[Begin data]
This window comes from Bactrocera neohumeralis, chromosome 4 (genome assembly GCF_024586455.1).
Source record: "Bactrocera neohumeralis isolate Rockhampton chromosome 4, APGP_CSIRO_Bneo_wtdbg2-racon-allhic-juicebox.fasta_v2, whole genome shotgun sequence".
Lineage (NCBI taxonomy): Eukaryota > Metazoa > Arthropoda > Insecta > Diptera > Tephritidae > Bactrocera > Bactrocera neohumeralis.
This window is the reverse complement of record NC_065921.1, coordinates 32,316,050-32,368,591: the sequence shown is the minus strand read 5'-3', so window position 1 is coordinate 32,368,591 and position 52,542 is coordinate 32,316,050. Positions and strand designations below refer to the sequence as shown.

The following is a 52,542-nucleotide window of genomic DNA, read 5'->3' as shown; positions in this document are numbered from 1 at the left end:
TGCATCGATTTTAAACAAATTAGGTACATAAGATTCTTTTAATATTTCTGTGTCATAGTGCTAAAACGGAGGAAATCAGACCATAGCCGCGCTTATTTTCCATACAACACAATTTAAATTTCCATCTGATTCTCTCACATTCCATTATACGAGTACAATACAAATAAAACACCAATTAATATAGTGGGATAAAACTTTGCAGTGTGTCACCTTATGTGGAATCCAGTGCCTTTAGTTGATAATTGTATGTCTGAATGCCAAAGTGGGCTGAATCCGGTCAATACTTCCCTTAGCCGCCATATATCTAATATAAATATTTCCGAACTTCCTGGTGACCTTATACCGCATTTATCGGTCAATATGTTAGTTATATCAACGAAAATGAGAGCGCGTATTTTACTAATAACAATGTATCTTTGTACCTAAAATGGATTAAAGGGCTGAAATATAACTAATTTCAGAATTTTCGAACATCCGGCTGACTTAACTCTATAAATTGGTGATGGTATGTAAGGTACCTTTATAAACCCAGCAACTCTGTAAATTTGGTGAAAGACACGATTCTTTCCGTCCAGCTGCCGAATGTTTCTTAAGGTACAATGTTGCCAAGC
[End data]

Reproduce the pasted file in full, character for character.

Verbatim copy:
This window comes from Bactrocera neohumeralis, chromosome 4 (genome assembly GCF_024586455.1).
Source record: "Bactrocera neohumeralis isolate Rockhampton chromosome 4, APGP_CSIRO_Bneo_wtdbg2-racon-allhic-juicebox.fasta_v2, whole genome shotgun sequence".
Lineage (NCBI taxonomy): Eukaryota > Metazoa > Arthropoda > Insecta > Diptera > Tephritidae > Bactrocera > Bactrocera neohumeralis.
This window is the reverse complement of record NC_065921.1, coordinates 32,316,050-32,368,591: the sequence shown is the minus strand read 5'-3', so window position 1 is coordinate 32,368,591 and position 52,542 is coordinate 32,316,050. Positions and strand designations below refer to the sequence as shown.

The following is a 52,542-nucleotide window of genomic DNA, read 5'->3' as shown; positions in this document are numbered from 1 at the left end:
TGCATCGATTTTAAACAAATTAGGTACATAAGATTCTTTTAATATTTCTGTGTCATAGTGCTAAAACGGAGGAAATCAGACCATAGCCGCGCTTATTTTCCATACAACACAATTTAAATTTCCATCTGATTCTCTCACATTCCATTATACGAGTACAATACAAATAAAACACCAATTAATATAGTGGGATAAAACTTTGCAGTGTGTCACCTTATGTGGAATCCAGTGCCTTTAGTTGATAATTGTATGTCTGAATGCCAAAGTGGGCTGAATCCGGTCAATACTTCCCTTAGCCGCCATATATCTAATATAAATATTTCCGAACTTCCTGGTGACCTTATACCGCATTTATCGGTCAATATGTTAGTTATATCAACGAAAATGAGAGCGCGTATTTTACTAATAACAATGTATCTTTGTACCTAAAATGGATTAAAGGGCTGAAATATAACTAATTTCAGAATTTTCGAACATCCGGCTGACTTAACTCTATAAATTGGTGATGGTATGTAAGGTACCTTTATAAACCCAGCAACTCTGTAAATTTGGTGAAAGACACGATTCTTTCCGTCCAGCTGCCGAATGTTTCTTAAGGTACAATGTTGCCAAGC